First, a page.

However, the strength of Stanford this season has been its ability to make a run in the second half. By forcing its way into the paint, getting to the free throw line and shutting down Vandersloot, the Cardinal had extended its lead to 21 points after just seven minutes of play in the second half. By switching to a 2-3 zone defense, Stanford held Vandersloot to just four points in the second half. Gonzaga was the number one scoring team in the nation through the regular season, but the powerful Card defense held the Zags a whopping 26 points below their season average of 86 points per game. “I think we did a great job in the second half; it was a great decision to go to zone, because they have that pick and roll play,” Pohlen said. “I didn’t know if it was the best matchups for us or I don’t know what it was, but I think our zone really came through big for us tonight.” A balanced effort from the Stanford starting lineup also helped, with senior guard Jeanette Pohlen scoring 17 points, junior guard Lindy La Rocque knocking in three threes to score 11 and senior forward Kayla Pedersen scoring eight points and grabbing 12 rebounds. Stanford’s solid team chemistry came in the midst of a Spokane crowd that heavily favored nearby Gonzaga. “I think that that type of environment gets us really excited,” Pedersen said. “I think it gets our blood pumping, when everybody’s rooting against you.” The trip to Indy marks the first time that the Cardinal has been to four straight Final Fours, and Stanford is just the seventh team to reach four consecutive Final Fours in history. Head coach Tara Vanderveer said the packed Spokane Arena made for an exciting challenge. “Gonzaga has so much to be proud of, what a great atmosphere,” VanDerveer said. “I’m really proud of our seniors and our whole team . . . we’re very excited to get the win here, and we’re going to Indy.” Nnemkadi Ogwumike said the Card’s ability to keep Vandersloot quiet in the second half was the difference-maker against a motivated Gonzaga squad. “Vandersloot is amazing; she was killing us, so we just said ‘Lets zone it up and be as aggressive as we can,’” she said.“When they stopped scoring and we kept scoring, it got really exciting.” The Cardinal now awaits the winner of Baylor and Texas A&M, who play Tuesday night in Dallas. Stanford’s Final Four game will take place on Sunday, April 3 at Conseco Fieldhouse. Contact Jack Blanchat at and Nate Adams at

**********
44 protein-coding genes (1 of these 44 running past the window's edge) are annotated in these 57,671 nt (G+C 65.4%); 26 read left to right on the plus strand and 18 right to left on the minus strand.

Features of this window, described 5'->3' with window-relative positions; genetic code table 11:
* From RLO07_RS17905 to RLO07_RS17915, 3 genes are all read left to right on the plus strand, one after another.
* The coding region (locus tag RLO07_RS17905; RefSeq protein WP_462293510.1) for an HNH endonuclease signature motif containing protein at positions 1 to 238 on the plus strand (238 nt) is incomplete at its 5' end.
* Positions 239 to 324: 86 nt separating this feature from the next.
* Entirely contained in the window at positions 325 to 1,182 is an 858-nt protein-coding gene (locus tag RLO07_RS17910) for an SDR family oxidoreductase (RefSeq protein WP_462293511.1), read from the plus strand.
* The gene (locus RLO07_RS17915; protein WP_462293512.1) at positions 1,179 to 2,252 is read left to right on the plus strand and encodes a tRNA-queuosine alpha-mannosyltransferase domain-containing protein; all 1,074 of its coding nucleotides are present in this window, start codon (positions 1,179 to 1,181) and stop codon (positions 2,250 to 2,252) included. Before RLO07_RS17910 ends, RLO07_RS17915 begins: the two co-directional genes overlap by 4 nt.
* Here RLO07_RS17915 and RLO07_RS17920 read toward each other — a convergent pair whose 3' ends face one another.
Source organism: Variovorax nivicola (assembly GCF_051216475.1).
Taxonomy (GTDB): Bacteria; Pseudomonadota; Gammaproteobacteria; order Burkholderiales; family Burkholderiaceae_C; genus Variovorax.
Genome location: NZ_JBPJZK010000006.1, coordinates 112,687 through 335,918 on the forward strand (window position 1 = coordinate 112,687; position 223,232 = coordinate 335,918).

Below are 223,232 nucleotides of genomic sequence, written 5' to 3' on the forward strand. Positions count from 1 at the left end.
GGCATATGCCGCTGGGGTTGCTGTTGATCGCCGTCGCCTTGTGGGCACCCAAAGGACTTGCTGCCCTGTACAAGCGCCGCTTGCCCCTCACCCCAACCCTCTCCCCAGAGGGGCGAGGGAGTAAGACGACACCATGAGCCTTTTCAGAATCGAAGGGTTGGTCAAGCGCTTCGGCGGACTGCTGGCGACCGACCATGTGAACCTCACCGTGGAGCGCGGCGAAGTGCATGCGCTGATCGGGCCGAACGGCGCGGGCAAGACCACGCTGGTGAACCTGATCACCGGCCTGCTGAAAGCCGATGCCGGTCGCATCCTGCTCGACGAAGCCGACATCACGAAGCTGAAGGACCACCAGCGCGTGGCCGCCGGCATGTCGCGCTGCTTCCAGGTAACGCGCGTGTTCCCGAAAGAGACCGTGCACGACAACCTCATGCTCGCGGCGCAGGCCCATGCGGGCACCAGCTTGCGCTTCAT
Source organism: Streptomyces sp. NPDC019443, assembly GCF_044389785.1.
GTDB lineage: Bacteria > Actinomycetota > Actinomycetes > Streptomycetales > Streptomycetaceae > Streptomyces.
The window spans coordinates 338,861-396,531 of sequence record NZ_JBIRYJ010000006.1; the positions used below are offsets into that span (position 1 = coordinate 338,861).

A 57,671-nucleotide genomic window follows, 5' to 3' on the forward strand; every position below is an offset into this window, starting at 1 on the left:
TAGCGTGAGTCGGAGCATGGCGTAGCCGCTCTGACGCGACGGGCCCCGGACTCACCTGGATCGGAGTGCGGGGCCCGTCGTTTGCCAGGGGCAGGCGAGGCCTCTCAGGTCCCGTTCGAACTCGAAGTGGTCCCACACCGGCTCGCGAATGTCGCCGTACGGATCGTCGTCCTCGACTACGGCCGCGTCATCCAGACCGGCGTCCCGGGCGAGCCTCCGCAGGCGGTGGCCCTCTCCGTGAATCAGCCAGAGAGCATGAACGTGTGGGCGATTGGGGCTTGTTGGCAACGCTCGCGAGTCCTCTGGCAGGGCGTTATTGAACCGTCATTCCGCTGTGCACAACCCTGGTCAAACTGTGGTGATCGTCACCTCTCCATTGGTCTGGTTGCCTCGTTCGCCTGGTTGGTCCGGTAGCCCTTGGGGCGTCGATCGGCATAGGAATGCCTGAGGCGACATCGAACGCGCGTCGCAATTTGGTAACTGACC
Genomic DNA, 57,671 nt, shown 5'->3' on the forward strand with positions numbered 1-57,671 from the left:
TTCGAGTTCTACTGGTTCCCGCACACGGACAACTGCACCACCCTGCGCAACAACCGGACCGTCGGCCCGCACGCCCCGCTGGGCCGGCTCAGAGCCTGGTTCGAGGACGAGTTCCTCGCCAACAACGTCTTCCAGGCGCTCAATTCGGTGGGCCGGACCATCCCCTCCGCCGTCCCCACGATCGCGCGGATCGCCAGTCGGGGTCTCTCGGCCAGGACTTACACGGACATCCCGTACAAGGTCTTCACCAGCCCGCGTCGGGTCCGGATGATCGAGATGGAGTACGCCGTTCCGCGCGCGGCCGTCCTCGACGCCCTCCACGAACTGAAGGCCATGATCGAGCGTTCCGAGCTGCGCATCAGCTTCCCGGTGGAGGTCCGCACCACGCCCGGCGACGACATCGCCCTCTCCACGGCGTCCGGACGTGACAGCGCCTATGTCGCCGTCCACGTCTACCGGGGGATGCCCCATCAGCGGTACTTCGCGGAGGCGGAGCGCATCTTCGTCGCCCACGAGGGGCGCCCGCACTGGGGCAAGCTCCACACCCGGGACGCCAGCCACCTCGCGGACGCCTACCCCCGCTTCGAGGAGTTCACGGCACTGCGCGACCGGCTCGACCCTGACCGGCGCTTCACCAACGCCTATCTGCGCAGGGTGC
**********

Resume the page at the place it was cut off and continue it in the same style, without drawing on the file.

WBCA honors VanDerveer as Coach of the Year